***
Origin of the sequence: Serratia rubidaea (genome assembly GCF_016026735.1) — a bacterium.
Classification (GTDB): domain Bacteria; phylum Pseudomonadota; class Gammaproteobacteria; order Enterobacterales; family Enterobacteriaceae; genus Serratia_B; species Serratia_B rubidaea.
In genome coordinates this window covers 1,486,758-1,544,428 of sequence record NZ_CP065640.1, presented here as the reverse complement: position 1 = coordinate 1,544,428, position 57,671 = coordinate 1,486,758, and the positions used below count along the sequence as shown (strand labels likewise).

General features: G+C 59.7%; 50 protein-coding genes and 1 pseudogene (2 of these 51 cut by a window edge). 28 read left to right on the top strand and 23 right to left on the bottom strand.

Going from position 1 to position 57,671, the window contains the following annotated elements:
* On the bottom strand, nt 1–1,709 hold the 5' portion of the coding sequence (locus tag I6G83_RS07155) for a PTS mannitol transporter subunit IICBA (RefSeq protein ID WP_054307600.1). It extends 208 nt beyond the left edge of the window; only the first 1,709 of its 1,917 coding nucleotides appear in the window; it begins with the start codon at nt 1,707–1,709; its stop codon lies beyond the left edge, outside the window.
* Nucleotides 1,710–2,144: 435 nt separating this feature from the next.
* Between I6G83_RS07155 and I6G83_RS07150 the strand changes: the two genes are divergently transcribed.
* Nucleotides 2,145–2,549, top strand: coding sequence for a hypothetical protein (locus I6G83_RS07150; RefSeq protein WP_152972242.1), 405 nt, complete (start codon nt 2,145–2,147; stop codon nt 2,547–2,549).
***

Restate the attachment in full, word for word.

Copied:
Origin of the sequence: Serratia rubidaea (genome assembly GCF_016026735.1) — a bacterium.
Classification (GTDB): domain Bacteria; phylum Pseudomonadota; class Gammaproteobacteria; order Enterobacterales; family Enterobacteriaceae; genus Serratia_B; species Serratia_B rubidaea.
In genome coordinates this window covers 1,486,758-1,544,428 of sequence record NZ_CP065640.1, presented here as the reverse complement: position 1 = coordinate 1,544,428, position 57,671 = coordinate 1,486,758, and the positions used below count along the sequence as shown (strand labels likewise).

General features: G+C 59.7%; 50 protein-coding genes and 1 pseudogene (2 of these 51 cut by a window edge). 28 read left to right on the top strand and 23 right to left on the bottom strand.

Going from position 1 to position 57,671, the window contains the following annotated elements:
* On the bottom strand, nt 1–1,709 hold the 5' portion of the coding sequence (locus tag I6G83_RS07155) for a PTS mannitol transporter subunit IICBA (RefSeq protein ID WP_054307600.1). It extends 208 nt beyond the left edge of the window; only the first 1,709 of its 1,917 coding nucleotides appear in the window; it begins with the start codon at nt 1,707–1,709; its stop codon lies beyond the left edge, outside the window.
* Nucleotides 1,710–2,144: 435 nt separating this feature from the next.
* Between I6G83_RS07155 and I6G83_RS07150 the strand changes: the two genes are divergently transcribed.
* Nucleotides 2,145–2,549, top strand: coding sequence for a hypothetical protein (locus I6G83_RS07150; RefSeq protein WP_152972242.1), 405 nt, complete (start codon nt 2,145–2,147; stop codon nt 2,547–2,549).